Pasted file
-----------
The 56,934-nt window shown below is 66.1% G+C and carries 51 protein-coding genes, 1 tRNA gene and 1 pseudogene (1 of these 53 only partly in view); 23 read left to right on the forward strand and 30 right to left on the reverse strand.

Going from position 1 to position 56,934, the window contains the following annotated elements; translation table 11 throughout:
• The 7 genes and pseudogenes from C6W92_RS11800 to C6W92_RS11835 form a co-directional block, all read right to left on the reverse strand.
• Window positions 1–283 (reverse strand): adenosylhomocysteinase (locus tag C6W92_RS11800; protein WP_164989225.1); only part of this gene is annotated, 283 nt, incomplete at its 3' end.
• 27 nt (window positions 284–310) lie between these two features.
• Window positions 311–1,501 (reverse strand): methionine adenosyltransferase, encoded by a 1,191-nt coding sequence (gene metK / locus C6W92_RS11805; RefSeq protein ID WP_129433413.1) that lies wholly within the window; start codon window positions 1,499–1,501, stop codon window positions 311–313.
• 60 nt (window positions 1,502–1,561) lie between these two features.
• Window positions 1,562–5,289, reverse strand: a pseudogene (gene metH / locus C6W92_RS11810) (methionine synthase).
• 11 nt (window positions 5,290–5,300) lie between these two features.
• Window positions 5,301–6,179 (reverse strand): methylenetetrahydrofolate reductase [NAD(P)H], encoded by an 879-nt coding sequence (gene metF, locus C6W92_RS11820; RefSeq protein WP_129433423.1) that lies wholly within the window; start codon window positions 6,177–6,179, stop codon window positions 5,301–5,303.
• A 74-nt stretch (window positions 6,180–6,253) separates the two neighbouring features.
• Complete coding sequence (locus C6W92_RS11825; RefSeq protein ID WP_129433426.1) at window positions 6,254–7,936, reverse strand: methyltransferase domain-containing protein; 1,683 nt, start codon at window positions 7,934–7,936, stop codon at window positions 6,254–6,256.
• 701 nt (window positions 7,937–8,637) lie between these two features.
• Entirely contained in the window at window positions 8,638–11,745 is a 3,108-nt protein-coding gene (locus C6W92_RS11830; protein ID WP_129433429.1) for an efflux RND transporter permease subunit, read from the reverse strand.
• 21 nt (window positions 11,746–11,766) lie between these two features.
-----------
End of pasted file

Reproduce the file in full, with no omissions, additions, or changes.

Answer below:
The 56,934-nt window shown below is 66.1% G+C and carries 51 protein-coding genes, 1 tRNA gene and 1 pseudogene (1 of these 53 only partly in view); 23 read left to right on the forward strand and 30 right to left on the reverse strand.

Going from position 1 to position 56,934, the window contains the following annotated elements; translation table 11 throughout:
• The 7 genes and pseudogenes from C6W92_RS11800 to C6W92_RS11835 form a co-directional block, all read right to left on the reverse strand.
• Window positions 1–283 (reverse strand): adenosylhomocysteinase (locus tag C6W92_RS11800; protein WP_164989225.1); only part of this gene is annotated, 283 nt, incomplete at its 3' end.
• 27 nt (window positions 284–310) lie between these two features.
• Window positions 311–1,501 (reverse strand): methionine adenosyltransferase, encoded by a 1,191-nt coding sequence (gene metK / locus C6W92_RS11805; RefSeq protein ID WP_129433413.1) that lies wholly within the window; start codon window positions 1,499–1,501, stop codon window positions 311–313.
• 60 nt (window positions 1,502–1,561) lie between these two features.
• Window positions 1,562–5,289, reverse strand: a pseudogene (gene metH / locus C6W92_RS11810) (methionine synthase).
• 11 nt (window positions 5,290–5,300) lie between these two features.
• Window positions 5,301–6,179 (reverse strand): methylenetetrahydrofolate reductase [NAD(P)H], encoded by an 879-nt coding sequence (gene metF, locus C6W92_RS11820; RefSeq protein WP_129433423.1) that lies wholly within the window; start codon window positions 6,177–6,179, stop codon window positions 5,301–5,303.
• A 74-nt stretch (window positions 6,180–6,253) separates the two neighbouring features.
• Complete coding sequence (locus C6W92_RS11825; RefSeq protein ID WP_129433426.1) at window positions 6,254–7,936, reverse strand: methyltransferase domain-containing protein; 1,683 nt, start codon at window positions 7,934–7,936, stop codon at window positions 6,254–6,256.
• 701 nt (window positions 7,937–8,637) lie between these two features.
• Entirely contained in the window at window positions 8,638–11,745 is a 3,108-nt protein-coding gene (locus C6W92_RS11830; protein ID WP_129433429.1) for an efflux RND transporter permease subunit, read from the reverse strand.
• 21 nt (window positions 11,746–11,766) lie between these two features.